Africans also noted their favourable treat­ment by French civil­ians and com­pared it with the racist be­hav­iour of some of their own of­fi­cers. Jabavu wrote: “The re­sult is that there is among the diver­si­fied Bantu tribes of this land a ten­dency to­wards mu­tual re­spect… founded upon the un­healthy ba­sis of an anti-white sen­ti­ment.”

For white South African lead­ers, World War I ce­mented their place within the im­pe­rial fam­ily. They had made their con­tri­bu­tion and shown the value of their friend­ship. The price they had ex­tracted from Bri­tain was that “na­tive af­fairs” would be strictly a do­mes­tic is­sue, in which Lon­don was not to in­ter­vene.

For black South Africans, the hard les­son was the same as it had been dur­ing the Boer War: sup­port for Bri­tain would bring few re­wards. schemes, ac­co­lades and awards were hardly re­li­able in­di­ca­tors for the pub­lic when choos­ing be­tween com­pa­nies, ac­cord­ing to Neha Mira, a traf­fick­ing ex­pert with the Us-based work­ers’ rights char­ity Sol­i­dar­ity Cen­tre.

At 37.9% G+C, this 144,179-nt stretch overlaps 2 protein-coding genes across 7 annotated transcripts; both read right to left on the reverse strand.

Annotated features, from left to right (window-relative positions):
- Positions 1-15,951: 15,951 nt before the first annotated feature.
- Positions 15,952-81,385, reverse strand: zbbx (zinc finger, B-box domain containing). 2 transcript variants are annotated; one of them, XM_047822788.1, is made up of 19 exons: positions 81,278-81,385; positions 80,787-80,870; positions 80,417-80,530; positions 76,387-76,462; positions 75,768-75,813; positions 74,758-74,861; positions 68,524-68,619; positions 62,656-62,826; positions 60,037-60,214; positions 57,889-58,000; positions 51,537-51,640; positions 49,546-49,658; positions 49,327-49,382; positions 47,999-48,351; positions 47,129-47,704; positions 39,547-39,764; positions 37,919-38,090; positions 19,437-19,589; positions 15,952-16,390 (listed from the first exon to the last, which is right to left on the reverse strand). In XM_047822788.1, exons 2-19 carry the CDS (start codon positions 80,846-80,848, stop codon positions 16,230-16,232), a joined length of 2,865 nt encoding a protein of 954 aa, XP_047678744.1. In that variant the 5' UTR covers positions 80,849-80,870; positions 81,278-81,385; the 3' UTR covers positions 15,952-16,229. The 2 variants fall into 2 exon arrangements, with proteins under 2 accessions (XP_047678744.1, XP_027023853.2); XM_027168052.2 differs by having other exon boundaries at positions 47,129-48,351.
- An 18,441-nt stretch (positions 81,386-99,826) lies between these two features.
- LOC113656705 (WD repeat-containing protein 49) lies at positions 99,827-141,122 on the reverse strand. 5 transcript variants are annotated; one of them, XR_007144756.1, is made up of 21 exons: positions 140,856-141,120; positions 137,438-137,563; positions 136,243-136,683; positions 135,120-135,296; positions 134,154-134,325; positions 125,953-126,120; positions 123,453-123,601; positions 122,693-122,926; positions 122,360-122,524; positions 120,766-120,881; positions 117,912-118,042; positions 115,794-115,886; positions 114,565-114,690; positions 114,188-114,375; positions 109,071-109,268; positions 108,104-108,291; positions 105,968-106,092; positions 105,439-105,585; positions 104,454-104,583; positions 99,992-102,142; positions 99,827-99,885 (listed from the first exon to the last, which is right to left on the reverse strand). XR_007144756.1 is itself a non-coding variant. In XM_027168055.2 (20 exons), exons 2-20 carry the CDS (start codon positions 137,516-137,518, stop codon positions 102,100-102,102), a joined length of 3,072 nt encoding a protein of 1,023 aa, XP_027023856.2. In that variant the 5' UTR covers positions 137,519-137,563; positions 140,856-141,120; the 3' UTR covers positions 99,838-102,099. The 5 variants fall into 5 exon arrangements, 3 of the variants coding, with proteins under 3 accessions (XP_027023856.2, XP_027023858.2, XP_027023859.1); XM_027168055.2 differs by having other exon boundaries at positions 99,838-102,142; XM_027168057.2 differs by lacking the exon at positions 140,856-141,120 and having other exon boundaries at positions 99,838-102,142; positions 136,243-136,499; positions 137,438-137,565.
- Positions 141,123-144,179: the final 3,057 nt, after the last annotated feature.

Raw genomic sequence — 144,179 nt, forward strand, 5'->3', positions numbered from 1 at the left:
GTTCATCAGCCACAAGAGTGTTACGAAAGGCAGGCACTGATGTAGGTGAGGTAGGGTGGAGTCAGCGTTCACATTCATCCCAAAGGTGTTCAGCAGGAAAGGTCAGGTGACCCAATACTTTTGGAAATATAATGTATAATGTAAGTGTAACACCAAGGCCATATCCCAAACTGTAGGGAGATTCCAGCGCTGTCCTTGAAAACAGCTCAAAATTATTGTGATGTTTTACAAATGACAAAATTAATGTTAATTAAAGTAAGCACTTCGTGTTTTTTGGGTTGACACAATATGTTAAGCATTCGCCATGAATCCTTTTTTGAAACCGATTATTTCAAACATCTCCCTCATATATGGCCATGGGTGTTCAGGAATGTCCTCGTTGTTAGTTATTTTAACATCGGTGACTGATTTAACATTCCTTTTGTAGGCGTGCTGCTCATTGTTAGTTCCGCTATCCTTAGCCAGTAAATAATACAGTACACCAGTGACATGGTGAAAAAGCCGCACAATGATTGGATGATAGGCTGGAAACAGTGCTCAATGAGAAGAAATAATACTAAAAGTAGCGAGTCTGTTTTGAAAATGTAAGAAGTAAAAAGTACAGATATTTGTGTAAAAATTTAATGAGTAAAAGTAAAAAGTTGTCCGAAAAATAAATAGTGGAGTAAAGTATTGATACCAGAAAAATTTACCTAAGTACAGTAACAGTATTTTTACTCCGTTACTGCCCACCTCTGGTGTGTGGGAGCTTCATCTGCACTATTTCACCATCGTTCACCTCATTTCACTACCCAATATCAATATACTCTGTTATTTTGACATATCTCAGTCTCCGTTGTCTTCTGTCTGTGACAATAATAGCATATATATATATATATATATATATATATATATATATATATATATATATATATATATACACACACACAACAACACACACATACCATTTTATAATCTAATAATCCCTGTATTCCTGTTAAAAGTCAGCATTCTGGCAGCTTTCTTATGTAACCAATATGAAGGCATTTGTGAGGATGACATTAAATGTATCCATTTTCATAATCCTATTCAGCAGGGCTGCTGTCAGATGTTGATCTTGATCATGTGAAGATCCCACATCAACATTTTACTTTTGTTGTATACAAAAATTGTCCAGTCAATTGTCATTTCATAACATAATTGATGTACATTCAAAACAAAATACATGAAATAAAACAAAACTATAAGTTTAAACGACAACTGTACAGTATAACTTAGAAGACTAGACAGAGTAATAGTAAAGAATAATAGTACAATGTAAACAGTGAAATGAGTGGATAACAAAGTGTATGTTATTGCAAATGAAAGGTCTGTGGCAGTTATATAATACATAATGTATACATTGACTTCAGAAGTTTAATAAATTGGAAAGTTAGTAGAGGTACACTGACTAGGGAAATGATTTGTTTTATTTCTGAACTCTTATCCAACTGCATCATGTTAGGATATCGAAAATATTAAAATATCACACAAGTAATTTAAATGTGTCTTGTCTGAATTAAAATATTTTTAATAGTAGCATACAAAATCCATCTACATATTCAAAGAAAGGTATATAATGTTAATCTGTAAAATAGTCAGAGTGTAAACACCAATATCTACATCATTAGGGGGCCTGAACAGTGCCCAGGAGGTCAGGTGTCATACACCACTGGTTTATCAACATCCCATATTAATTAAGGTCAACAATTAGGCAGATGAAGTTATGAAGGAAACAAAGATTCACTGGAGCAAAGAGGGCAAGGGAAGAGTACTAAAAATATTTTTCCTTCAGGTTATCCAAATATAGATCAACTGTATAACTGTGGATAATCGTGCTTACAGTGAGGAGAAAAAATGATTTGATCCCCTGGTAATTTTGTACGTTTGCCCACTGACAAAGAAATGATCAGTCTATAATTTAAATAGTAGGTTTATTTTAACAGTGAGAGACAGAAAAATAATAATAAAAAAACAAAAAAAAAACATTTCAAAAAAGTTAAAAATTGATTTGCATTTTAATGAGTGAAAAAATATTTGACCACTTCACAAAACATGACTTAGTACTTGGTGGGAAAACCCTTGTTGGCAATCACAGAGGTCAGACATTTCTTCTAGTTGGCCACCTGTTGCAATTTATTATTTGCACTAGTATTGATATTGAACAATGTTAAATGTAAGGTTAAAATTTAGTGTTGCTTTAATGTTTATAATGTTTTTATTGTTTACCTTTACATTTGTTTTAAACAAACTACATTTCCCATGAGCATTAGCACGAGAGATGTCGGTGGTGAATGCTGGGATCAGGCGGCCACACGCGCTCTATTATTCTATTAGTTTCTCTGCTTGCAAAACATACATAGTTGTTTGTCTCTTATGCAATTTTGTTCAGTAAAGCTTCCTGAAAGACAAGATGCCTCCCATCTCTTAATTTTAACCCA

“The same time as you’re giv­ing a gold star to a com­pany, they’re fir­ing work­ers for try­ing to or­gan­ise in the work­place… or women for get­ting preg­nant at work,” she said.

How­ever, such ini­tia­tives could play a role in mak­ing busi­nesses more trans­par­ent and be used to hold them to ac­count, said Luis de­baca, a US lawyer and for­mer am­bas­sador who led the gov­ern­ment’s anti-traf­fick­ing ef­forts un­der Barack Obama.

“For some com­pa­nies, sign­ing codes of con­duct might just be virtue-sig­nalling,” he told the con­fer­ence. How­ever, pres­sure could be placed on such com­pa­nies to com­ply with codes. Two stud­ies pub­lished last week found that pres­sure by big brands on sup­pli­ers to de­liver prod­ucts more quickly and cheaply fu­elled labour abuses in fac­to­ries. | Thom­son Reuters Foun­da­tion

AC­TIVISTS take part in a ‘Walk for Free­dom’ to protest against hu­man traf­fick­ing in Ber­lin, Ger­many, last month. | Fabrizio Bensch Reuters